No need to close file?

Discussion in 'Python' started by T, Jul 18, 2006.

  1. T

    T Guest

    Do I need to close the file in this case? Why or why not?

    for line in file('foo', 'r'):
    print line
     
    T, Jul 18, 2006
    #1
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  2. T enlightened us with:
    > Do I need to close the file in this case? Why or why not?
    >
    > for line in file('foo', 'r'):
    > print line


    Nope, it'll get closed automatically when the file object gets garbage
    collected.

    Sybren
    --
    The problem with the world is stupidity. Not saying there should be a
    capital punishment for stupidity, but why don't we just take the
    safety labels off of everything and let the problem solve itself?
    Frank Zappa
     
    Sybren Stuvel, Jul 18, 2006
    #2
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  3. T

    Guest

    T> Do I need to close the file in this case? Why or why not?

    T> for line in file('foo', 'r'):
    T> print line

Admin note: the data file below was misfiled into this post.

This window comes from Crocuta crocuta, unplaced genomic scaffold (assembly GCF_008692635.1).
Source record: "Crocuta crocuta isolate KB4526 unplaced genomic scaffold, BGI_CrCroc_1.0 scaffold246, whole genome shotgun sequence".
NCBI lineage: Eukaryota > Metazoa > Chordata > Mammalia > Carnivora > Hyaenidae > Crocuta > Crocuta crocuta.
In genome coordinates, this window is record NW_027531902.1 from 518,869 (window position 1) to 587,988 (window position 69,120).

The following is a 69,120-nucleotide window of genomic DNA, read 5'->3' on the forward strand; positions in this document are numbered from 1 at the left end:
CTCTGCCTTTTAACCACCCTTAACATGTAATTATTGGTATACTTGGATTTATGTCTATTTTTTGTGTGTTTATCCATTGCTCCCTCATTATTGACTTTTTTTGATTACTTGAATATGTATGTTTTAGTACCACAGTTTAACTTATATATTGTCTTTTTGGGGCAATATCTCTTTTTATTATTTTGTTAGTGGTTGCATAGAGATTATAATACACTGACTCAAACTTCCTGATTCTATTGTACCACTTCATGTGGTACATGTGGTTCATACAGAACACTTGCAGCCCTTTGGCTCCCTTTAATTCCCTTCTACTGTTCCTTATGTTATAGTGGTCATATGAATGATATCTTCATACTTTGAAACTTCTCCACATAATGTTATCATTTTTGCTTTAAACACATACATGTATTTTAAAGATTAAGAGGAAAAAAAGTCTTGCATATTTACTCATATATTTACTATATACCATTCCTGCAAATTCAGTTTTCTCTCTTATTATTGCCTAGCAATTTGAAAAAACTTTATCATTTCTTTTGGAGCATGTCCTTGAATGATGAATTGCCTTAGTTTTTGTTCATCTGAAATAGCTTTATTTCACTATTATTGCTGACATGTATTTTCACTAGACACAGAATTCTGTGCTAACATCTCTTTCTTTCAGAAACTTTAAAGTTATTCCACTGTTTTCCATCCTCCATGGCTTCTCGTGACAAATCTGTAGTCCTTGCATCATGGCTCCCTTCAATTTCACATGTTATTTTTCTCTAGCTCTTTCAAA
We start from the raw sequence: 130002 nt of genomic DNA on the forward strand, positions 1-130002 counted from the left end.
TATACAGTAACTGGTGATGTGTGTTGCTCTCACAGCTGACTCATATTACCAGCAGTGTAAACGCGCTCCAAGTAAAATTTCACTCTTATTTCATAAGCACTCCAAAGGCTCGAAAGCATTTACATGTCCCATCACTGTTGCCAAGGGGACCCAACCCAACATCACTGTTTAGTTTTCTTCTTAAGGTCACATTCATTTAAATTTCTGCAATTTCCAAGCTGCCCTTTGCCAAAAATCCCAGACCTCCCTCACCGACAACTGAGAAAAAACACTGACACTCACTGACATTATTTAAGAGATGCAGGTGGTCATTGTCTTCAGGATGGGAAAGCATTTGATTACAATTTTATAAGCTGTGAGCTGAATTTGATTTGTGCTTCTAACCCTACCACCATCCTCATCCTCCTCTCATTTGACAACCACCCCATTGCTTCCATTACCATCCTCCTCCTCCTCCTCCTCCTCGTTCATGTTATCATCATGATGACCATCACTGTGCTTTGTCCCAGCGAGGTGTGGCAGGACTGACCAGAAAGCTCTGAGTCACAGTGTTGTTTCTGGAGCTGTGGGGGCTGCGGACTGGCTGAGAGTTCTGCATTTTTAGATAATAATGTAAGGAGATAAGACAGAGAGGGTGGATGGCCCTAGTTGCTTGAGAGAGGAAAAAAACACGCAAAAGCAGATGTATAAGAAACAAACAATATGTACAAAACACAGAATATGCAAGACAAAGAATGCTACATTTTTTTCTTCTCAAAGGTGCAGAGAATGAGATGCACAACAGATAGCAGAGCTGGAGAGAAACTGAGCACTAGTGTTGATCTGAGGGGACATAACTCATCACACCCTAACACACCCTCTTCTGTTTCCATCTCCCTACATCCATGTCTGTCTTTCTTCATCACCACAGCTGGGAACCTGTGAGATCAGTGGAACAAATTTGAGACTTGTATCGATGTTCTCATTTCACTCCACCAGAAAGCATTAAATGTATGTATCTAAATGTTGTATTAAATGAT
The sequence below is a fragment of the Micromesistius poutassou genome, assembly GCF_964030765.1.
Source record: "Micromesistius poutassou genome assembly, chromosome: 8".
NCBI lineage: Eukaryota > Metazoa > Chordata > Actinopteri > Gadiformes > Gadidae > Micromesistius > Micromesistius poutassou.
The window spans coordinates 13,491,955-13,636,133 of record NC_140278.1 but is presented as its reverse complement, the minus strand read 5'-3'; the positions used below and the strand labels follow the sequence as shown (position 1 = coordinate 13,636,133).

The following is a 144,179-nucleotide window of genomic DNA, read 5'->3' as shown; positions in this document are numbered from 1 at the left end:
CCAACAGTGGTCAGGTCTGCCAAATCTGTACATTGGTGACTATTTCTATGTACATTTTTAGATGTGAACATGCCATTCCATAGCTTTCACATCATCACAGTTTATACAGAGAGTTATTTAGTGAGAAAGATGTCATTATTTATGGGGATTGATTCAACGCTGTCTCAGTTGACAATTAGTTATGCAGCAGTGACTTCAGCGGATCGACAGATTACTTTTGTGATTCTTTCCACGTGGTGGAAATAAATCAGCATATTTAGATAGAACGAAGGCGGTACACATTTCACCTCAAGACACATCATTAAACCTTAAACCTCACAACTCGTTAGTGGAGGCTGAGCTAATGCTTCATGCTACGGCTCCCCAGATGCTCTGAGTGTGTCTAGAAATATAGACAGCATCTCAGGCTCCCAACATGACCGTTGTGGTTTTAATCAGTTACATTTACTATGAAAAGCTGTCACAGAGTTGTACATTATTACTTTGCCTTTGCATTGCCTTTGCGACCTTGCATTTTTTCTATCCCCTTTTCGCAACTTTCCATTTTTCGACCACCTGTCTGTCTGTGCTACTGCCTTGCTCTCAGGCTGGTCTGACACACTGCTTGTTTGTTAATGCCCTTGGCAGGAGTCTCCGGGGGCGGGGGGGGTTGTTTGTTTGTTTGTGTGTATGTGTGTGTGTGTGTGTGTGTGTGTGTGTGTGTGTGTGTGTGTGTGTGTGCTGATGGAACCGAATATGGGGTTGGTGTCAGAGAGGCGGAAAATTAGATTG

No. The magic of reference counting.

    S
     
    , Jul 18, 2006
    #3
  4. T

    Guest

    T wrote:
    > Do I need to close the file in this case? Why or why not?
    > for line in file('foo', 'r'):
    > print line


    Close the file in Jython, but often it's not necessary in CPython.

    Bye,
    bearophile
     
    , Jul 18, 2006
    #4
  5. T

    Jarek Zgoda Guest

    T napisa³(a):

    > Do I need to close the file in this case? Why or why not?
    >
    > for line in file('foo', 'r'):
    > print line


    No, if you only read from the file.

    But anyway, closing file object is considered good practice in many
    documents I found, no matter what you do with it.

    --
    Jarek Zgoda
    http://jpa.berlios.de/
     
    Jarek Zgoda, Jul 18, 2006
    #5
  6. I think file object should be closed whether they will be garbage
    collected or not. The same goes for DB and network connections and so
    on. Of course in simple short programs they don't have to, but if
    someone keeps 1000 open files it might be better to close them when